HUD is also urged to enforce the existing rule and to take any other steps necessary to “ensure heirs are accurately informed of this option and are not unnecessarily facing foreclosure at the same time they may be mourning the loss of a parent or other family member.”

Written by Alyssa Gerace

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  • To be clear the ONLY time there is no transfer of title due to the death of a HECM owner is if and only if title is in the name of a revocable trust of the borrower.

    So did the cases involve trusts? If it involved a transfer of title to an estate or heirs, the most recent HECM Servicing FAQ states the following:

    “10. FHA regulations at 24 CFR 206.125(c) permit a sale of the mortgaged property for at least the lesser of the loan balance or 95% of current appraised value if the loan is due and payable. Is a conveyance of the mortgaged property by will or operation of law to the estate or heir after the mortgagor’s death within the meaning of “sale?” New 07/19/2011

    Yes. When a HECM loan becomes due and payable as a result of the mortgagor’s death and the property is conveyed by will or operation of law to the mortgagor’s estate or heirs (including a surviving spouse who is not obligated on the HECM note) that party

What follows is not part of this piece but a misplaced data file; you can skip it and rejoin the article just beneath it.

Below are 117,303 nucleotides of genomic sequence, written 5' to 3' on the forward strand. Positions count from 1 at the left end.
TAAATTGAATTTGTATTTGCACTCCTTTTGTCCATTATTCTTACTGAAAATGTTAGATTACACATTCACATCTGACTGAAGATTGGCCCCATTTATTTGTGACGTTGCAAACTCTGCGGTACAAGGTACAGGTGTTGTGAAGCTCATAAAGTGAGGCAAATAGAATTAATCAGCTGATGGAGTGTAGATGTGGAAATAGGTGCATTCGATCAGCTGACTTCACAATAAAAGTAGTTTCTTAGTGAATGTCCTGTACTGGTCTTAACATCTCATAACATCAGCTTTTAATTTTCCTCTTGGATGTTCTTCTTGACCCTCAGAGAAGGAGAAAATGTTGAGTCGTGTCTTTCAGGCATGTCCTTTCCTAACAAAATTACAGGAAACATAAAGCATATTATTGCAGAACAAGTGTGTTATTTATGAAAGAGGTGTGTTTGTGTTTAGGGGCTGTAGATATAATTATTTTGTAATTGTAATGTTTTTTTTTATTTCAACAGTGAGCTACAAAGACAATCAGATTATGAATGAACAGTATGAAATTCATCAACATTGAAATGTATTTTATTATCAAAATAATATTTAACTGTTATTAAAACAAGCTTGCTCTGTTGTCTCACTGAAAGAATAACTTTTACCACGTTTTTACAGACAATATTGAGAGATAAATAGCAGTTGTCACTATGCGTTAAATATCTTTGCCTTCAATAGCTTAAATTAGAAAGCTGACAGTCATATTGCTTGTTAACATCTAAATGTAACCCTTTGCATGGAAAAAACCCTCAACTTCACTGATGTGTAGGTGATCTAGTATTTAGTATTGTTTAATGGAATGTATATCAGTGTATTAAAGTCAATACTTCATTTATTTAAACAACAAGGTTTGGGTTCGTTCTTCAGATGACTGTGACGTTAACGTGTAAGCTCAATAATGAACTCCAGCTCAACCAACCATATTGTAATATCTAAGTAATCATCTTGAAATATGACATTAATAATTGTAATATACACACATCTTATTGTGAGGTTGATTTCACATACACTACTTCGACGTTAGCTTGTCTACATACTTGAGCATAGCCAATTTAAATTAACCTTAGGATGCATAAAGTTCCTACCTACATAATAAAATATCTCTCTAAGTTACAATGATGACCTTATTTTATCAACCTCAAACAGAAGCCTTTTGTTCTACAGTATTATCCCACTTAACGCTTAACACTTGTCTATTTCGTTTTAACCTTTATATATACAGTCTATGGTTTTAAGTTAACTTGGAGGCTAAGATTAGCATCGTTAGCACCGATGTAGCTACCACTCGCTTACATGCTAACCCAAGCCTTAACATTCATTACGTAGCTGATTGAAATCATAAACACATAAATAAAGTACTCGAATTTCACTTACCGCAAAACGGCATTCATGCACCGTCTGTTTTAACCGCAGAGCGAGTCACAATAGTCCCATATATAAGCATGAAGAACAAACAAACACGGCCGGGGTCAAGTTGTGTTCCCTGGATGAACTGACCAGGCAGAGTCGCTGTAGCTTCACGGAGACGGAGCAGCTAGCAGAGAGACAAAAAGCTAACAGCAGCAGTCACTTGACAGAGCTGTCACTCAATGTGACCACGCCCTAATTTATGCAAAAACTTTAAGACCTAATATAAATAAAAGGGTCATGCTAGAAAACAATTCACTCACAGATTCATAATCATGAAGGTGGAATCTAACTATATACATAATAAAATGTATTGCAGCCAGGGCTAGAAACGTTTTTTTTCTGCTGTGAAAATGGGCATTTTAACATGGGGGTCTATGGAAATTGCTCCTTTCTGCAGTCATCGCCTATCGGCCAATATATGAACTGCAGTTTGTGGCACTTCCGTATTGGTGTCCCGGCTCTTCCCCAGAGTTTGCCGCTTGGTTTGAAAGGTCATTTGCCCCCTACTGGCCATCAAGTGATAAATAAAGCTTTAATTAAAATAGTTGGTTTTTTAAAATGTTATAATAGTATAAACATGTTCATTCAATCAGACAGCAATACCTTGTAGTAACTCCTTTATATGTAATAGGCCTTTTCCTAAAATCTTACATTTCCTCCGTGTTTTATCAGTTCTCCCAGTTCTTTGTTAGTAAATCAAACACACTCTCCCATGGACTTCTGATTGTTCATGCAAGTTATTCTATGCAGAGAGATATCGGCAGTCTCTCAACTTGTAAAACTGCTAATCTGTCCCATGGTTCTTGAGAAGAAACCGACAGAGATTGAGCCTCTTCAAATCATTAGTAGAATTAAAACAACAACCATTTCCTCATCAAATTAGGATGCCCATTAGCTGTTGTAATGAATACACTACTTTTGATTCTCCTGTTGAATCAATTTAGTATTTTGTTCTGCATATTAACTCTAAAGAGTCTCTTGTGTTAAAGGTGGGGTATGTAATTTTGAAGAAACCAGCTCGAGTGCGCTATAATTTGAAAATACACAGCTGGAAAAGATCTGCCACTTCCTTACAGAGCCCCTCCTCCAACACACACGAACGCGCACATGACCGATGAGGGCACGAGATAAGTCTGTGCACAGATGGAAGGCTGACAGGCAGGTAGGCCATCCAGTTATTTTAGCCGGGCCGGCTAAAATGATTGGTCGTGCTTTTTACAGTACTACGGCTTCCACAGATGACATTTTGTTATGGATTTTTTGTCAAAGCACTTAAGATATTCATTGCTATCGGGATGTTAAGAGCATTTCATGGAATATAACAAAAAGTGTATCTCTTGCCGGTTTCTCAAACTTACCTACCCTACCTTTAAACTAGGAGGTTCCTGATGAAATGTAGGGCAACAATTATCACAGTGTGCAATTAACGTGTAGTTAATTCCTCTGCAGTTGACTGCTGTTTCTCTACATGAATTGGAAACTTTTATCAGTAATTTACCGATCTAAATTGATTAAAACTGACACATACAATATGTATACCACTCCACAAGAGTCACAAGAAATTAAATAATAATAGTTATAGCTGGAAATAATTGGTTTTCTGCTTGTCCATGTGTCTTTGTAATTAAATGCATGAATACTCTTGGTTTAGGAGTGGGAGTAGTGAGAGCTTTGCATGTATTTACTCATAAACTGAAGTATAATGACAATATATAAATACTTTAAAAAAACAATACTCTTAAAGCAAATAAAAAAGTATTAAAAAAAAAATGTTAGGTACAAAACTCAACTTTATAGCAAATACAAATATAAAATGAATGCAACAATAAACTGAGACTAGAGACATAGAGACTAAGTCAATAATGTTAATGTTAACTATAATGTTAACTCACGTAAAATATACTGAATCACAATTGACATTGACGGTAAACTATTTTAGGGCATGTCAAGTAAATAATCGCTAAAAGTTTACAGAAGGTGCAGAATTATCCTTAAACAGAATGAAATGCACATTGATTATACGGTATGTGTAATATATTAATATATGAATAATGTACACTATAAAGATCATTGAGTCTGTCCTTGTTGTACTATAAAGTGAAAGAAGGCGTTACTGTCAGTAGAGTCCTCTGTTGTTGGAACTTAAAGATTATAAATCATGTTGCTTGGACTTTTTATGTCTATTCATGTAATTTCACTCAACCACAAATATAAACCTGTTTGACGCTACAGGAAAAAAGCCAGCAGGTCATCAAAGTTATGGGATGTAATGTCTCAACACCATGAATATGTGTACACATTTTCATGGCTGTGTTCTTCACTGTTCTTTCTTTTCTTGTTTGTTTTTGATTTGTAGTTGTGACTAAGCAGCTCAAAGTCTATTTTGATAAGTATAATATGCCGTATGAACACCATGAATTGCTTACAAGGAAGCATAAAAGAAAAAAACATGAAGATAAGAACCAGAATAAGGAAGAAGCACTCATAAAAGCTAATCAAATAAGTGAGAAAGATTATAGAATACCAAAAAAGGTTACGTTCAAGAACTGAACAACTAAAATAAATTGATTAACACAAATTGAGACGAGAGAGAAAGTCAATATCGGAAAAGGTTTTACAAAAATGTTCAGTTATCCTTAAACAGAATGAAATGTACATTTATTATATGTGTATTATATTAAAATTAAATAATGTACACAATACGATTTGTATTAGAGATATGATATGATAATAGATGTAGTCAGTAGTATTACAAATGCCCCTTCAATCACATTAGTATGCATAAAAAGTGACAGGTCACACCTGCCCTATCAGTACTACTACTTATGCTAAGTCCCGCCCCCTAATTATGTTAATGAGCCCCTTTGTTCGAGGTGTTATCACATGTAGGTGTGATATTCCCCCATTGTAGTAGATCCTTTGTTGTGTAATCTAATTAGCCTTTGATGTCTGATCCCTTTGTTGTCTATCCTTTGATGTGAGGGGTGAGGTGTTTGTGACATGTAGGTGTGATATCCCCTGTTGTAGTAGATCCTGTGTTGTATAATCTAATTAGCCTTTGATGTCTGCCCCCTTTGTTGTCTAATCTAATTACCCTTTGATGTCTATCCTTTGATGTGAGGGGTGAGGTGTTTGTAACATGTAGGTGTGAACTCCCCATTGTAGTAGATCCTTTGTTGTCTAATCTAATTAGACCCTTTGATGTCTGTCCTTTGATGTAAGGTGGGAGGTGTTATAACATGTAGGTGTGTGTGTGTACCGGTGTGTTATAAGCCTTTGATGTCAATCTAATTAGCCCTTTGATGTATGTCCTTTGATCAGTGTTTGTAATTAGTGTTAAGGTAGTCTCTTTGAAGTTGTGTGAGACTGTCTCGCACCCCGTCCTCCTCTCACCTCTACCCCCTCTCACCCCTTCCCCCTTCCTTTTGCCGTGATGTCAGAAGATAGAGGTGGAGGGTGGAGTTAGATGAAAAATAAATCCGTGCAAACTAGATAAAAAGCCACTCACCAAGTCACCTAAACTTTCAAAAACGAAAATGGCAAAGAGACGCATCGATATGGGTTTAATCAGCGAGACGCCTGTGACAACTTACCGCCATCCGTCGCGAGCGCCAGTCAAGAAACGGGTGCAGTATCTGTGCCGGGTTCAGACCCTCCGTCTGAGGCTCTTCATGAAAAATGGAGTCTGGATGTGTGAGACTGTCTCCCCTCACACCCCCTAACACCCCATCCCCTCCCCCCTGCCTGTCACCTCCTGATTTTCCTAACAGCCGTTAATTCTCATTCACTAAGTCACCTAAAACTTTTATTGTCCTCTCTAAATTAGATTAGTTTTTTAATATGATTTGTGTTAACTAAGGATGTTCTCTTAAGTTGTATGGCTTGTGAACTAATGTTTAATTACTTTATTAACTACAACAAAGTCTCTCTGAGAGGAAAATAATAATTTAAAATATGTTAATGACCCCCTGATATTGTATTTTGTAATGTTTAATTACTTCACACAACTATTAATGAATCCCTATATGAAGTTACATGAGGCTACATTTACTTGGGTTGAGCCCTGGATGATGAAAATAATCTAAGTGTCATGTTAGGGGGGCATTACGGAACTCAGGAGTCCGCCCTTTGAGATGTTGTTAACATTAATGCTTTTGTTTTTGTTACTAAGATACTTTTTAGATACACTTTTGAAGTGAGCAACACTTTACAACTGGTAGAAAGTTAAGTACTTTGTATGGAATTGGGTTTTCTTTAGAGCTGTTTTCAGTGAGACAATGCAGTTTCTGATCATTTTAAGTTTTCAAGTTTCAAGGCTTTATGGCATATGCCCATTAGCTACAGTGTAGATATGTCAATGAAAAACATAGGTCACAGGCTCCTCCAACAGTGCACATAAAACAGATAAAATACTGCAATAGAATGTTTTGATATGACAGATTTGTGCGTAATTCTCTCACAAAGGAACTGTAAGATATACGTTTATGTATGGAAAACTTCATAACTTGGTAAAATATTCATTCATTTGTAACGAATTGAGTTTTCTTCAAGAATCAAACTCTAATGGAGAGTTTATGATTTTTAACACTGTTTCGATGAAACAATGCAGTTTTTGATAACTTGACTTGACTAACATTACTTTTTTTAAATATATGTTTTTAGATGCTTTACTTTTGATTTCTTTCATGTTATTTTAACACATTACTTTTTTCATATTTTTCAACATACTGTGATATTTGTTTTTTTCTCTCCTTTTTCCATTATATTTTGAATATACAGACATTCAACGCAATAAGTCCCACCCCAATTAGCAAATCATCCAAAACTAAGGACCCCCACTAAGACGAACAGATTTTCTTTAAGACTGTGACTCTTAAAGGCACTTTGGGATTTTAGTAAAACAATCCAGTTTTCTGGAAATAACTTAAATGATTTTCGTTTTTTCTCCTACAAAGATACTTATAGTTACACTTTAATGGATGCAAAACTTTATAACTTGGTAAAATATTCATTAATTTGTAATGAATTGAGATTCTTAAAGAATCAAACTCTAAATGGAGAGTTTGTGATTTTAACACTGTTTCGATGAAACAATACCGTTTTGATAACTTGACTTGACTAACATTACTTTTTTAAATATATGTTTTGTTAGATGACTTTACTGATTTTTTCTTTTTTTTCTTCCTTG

(or parties if multiple heirs) may satisfy the HECM debt by paying the lesser of the mortgage balance or 95% of the current appraised value of the property….

    …HUD interprets the word “sale” to include any post-death conveyance of the mortgage property (even by operation of law) to the borrower’s estate or heirs (including a surviving spouse who is not obligated on the HECM note). A loan payoff that occurs simultaneously with or immediately following such a post-death conveyance will be regarded as a sale transaction for purposes of section 206.125(c).”

    There is a lesson to be learned from this incident as well as the rants of Senator Claire McCaskill (D-Missouri — and no Marty, Claire still is not a Republican). Democrats are not the reliable friends of HECM lenders that the Bell brothers promote. Like the Bell brothers advocate, the mid-term elections should be a time that the industry votes its pocketbooks but perhaps it is time to realize it was not a Democrat or a Democratic Administration that signed the HECM program into law or fostered it so well during the period of incubation and beyond.

  • The New York Times seems to have an amazing amount of
    negative opinions about reverse mortgages without ever sighting a source, an example or a study to back up its negative claims.

    This once much revered newspaper is guilty of this irresponsibility
    in many other facets of the news as well, that is one of the main reasons their circulation has dropped so sharply. But
    that is not our topic for today.

    And as far as politicians jumping onboard, we all know
    disliking reverse mortgages is always good for getting your name in the paper. I see they also demanded no proof of these accusations.

    As an industry we should be demanding the New York Times
    back up these claims! We should be screaming for it!

    The New York Times is to reverse mortgages what Orson Welles
    was to pole vaulting!!!